KK:  Oh, no.  They were not ... there as workers.  Occasionally they would paddle by in their ceremonial canoes just to make their presence known.  But, for the most part, it was ... a completely separate situation.  Now, in order to get into the area of the harbor where we were, we had to go through a narrow strait, and at that strait we had to be very careful where we went on either side of it there were houses.  And these natives lived in these houses that were built on piles out over the water.  And they survived by fishing, and with coconuts, and so forth.  ... And they were thatched roof, really pretty flimsy, shacks.  But that's where they lived for the most part.

KP:  What was your daily food like?

KK:  ... Generally Army rations, but one of the interesting things was that these Navy refrigerator barges that were out there.  The Navy provided a small crew for each one, but they didn't provide any transportation for them.  So if they wanted to go ashore for anything, we had a craft that had, it was like a bus but it was on the water, and it would go from our area up to the main port, back and forth.  And that was all that they did.  And it would make, maybe, three trips a day.  And if these fellows wanted to go to port, they would have to call one of us to come over in our small boats, pick them up, take them to the landing where they would get on one of these landing crafts, and they would head on up to the port.  Now, the reverse was true also.  If they came back from port and they wanted to get to their barge, they would have to get us to ride them out.  And very often, when we went out, they would invite us to come aboard and share some of their stores.  The fellow with me, and myself, and the others who did this same work as I did, got fresh oranges, which were unheard of.  We could get milk.  We could even get some ice cream.  So, it didn't happen too often, but ...

KP:  But enough that ...

KK:  Yes.

KP:  Enough to break the monotony.

KK:  Yes.  It sure did.  So our food was a little better than the average food.  Because, I'm sure others have told you, that the Army cooks were experts at ruining any kind of food you gave them. [Laughter]

KP:  What about something like a shower?

KK:  Yeah, we had showers, salt water.

KP:  Salt water.

KK:  Yes.

KP:  And what about ...

KK:  They were out on a dock.

KP:  Oh, okay.  So in any ways, you really lived, I mean, the sea seems to be much more important to you.  I mean, you're living very close to the water ...

KK:  Oh, yes.  Had a real orientation to it.

KP:  What about things like movies and mail?

KK:  Oh, yes.  ... Mail was a daily occurrence, and movies were, there was a movie every night in the mess hall.  So that was well taken care of.

KP:  So you could go to a movie every night.  That's actually pretty good.

KK:  Yes.

KP:  How big was the base?  How many ...

KK:  Well, this base was our company only.  And there were, what, maybe 150 people in our company.  And so, we occupied this area, and there is nothing around us but jungle except for the water.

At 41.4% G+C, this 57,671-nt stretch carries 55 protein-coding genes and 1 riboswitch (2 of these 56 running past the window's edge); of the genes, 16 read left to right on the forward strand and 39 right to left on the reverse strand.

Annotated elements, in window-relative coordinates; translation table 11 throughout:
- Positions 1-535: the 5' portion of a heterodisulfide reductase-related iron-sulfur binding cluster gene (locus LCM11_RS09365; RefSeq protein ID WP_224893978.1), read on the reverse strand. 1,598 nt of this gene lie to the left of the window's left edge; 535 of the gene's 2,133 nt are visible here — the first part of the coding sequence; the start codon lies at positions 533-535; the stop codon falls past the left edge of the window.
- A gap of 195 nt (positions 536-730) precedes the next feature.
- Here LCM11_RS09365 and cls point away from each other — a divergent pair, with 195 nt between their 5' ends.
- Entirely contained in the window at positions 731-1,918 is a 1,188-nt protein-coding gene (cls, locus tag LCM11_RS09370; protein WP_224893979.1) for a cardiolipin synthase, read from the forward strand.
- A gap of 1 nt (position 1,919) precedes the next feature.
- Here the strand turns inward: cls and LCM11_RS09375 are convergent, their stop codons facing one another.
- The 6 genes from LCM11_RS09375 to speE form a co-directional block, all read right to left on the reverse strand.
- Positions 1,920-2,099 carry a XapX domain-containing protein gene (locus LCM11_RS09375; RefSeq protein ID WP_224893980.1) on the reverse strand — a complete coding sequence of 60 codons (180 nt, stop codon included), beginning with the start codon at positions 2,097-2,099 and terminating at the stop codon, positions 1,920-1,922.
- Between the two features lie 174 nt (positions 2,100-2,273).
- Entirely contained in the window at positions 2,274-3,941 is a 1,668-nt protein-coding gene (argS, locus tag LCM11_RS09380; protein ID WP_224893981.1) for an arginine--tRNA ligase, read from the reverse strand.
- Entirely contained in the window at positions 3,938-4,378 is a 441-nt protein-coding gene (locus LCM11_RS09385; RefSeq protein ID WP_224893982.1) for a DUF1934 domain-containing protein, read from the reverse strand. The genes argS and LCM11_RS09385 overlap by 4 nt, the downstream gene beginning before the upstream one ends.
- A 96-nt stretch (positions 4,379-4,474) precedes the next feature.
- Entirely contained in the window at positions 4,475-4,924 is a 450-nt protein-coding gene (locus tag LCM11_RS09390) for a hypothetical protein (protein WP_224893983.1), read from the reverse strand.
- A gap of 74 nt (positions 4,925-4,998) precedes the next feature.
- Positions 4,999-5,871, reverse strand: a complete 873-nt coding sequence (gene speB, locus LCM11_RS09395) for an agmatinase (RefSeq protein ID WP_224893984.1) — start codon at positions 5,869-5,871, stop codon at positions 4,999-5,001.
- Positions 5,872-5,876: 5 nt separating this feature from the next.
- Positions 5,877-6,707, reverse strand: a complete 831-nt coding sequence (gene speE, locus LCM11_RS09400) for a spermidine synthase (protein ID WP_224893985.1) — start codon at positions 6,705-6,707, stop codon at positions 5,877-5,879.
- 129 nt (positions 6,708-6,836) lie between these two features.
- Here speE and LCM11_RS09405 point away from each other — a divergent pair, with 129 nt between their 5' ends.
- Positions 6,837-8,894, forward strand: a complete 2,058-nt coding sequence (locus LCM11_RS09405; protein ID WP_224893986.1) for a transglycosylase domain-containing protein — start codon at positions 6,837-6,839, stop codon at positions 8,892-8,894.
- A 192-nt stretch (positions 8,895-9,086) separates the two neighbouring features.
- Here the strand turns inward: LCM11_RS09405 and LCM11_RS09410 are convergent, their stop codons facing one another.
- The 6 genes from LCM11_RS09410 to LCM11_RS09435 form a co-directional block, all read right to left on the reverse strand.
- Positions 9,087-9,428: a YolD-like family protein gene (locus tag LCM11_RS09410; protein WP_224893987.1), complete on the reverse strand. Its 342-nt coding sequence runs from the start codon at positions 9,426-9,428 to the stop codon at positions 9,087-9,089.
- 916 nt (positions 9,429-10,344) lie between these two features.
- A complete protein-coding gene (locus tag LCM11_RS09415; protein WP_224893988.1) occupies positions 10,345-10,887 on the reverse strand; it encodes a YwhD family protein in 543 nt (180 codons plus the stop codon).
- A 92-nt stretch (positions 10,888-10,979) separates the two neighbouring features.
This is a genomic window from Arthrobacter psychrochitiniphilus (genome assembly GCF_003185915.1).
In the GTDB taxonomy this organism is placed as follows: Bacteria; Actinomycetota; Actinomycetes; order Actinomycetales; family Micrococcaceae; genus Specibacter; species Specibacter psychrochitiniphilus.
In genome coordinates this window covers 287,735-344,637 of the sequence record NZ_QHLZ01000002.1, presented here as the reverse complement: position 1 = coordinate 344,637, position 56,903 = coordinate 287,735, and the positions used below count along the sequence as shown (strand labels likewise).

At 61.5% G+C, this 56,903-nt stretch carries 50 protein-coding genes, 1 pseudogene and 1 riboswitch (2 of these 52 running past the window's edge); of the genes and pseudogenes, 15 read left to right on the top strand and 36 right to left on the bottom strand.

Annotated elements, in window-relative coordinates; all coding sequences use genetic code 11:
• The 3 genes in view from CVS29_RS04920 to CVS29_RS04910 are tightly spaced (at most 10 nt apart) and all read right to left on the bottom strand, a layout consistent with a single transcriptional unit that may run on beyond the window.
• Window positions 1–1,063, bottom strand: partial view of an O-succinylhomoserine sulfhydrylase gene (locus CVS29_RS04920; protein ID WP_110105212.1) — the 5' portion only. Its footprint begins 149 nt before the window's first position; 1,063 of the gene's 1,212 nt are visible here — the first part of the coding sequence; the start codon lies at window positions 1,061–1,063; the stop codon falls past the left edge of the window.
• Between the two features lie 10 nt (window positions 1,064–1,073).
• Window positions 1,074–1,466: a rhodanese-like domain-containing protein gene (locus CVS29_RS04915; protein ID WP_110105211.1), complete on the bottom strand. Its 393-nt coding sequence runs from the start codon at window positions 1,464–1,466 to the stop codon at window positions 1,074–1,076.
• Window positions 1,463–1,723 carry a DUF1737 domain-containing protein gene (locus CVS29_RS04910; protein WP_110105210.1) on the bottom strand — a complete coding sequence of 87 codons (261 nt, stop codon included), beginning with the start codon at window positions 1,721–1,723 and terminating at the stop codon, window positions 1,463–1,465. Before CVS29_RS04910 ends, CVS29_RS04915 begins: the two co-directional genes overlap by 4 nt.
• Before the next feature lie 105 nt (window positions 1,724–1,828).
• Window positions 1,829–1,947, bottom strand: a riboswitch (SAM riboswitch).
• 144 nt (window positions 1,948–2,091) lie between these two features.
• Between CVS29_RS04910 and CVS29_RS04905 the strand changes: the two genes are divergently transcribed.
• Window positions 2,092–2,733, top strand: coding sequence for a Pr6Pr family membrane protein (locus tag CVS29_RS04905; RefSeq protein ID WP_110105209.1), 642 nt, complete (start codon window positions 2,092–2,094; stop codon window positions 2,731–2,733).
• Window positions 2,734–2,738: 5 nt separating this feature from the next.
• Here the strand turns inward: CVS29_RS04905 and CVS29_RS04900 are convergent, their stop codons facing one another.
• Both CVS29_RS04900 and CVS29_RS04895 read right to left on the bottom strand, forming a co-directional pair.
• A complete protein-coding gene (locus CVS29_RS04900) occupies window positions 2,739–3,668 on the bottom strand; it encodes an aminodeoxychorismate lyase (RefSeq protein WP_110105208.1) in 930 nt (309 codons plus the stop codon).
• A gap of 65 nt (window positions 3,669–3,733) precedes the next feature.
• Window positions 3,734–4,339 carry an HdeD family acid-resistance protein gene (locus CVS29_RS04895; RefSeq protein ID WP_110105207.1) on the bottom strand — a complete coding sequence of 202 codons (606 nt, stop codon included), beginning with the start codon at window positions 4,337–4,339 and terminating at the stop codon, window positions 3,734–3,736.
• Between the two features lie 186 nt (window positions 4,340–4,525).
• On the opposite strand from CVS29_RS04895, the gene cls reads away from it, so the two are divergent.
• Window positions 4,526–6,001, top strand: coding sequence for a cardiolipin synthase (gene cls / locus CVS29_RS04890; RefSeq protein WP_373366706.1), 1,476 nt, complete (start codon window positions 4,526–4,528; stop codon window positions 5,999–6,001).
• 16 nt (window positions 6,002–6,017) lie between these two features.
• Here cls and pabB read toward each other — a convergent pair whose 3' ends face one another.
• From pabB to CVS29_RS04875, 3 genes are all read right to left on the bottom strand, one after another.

KP:  Yes.

KK:  And then there would be similar situations other places, but I don't think there was anything within five miles of us.

KP:  So you were, in some ways, you were pretty isolated?

KK:  Oh, yes.  Yes. Yes.  It was as though they wanted to get rid of us.  They put us way back. [Laughs] But, yes, you asked about recreation.  One of the things that we could do if we were pretty sure that, let's say we were not on duty during the day.  We had night duty, and we were pretty sure that the day was going to be calm, and there wouldn't be any interruptions, we would get the crew on the picket boats that we were running.  And that was the official name of them, the picket boat.  We would get the crew to take us over on the other side of the bay where there was a peninsula that went, jetted up toward ... the main port, and on the other side of the peninsula there was a beautiful beach.  Beautiful, sandy beach, and they would take us over there, and we would spend a couple of hours in the water and walking on the beach.  Of course, we didn't have any bathing suits, so we got fully sunburned.  And I mean totally sunburned.  Even in some of the tender places.  But it was great.  And I had had enough experience at the Jersey Shore so that I knew how to body surf, and I was teaching the others how to do that.

KP:  ... I have a feeling that you had some real landlubbers who hadn't really ...

KK:  Oh, yes.  Yes.  Some of the fellows were from the hills of Tennessee, deep hills, and their most desperate need when we got overseas was to find tobacco to chew.  And there were plenty of cigarettes, but not chewing tobacco.  And they were real, well, you know the term "hillbilly," and they were.  They were uneducated, and they just about passed the qualifying level for the Army.  And so, they were there in the midst of the rest of it, of the water, the boating, with the rest of us.

KP:  What about if you got sick?  Did anyone get sick from ...

KK:  Oh, periodically.  Yes, we had these big, blue-nose flies.  And oh, we had some very, very disagreeable experiences with diarrhea.  And there were some pills that they gave us.  They were about the size of a quarter, and that would generally cure it.

KP:  Any problems with malaria, or other ...